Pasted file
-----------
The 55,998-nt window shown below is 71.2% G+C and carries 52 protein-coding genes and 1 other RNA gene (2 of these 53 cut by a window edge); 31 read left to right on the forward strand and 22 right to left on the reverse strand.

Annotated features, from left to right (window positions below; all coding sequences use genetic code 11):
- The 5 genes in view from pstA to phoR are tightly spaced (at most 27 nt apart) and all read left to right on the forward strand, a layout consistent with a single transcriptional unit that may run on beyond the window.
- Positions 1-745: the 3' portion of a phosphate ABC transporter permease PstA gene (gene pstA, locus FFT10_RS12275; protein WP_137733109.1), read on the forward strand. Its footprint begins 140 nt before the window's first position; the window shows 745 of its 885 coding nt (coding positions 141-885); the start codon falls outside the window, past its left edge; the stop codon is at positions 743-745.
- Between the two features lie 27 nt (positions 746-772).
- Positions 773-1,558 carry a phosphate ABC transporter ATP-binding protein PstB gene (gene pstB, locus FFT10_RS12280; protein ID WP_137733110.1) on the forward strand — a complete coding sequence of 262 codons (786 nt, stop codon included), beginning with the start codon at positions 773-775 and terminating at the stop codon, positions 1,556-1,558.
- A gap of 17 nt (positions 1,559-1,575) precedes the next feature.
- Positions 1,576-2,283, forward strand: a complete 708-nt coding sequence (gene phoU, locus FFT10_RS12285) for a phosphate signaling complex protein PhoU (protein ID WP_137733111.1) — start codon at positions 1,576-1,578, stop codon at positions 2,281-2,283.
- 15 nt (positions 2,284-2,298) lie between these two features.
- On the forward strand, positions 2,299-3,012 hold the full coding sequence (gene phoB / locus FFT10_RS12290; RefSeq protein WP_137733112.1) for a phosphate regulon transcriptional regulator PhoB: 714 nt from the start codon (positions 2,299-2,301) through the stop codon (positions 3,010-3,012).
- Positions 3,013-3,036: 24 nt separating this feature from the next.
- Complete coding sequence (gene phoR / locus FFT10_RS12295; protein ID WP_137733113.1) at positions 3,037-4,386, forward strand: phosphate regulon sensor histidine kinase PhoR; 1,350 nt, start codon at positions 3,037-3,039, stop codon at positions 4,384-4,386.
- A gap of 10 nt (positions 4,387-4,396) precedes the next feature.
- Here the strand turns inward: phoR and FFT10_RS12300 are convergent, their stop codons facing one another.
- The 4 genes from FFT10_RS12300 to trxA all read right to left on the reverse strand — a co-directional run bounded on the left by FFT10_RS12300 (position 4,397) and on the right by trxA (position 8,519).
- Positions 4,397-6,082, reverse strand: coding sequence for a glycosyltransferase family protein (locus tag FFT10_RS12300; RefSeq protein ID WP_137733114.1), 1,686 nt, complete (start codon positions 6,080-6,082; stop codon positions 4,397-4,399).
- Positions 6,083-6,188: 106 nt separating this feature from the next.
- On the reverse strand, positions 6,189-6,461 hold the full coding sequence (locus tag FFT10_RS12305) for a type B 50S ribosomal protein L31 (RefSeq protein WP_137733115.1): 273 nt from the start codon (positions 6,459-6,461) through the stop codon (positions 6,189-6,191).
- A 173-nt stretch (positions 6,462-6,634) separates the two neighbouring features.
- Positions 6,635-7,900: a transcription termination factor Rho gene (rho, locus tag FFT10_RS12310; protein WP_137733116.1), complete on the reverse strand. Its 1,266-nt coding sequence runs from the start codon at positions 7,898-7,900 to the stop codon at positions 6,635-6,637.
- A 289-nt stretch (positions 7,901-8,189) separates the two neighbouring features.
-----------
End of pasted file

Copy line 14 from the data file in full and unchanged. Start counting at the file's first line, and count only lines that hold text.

- Here the strand turns inward: phoR and FFT10_RS12300 are convergent, their stop codons facing one another.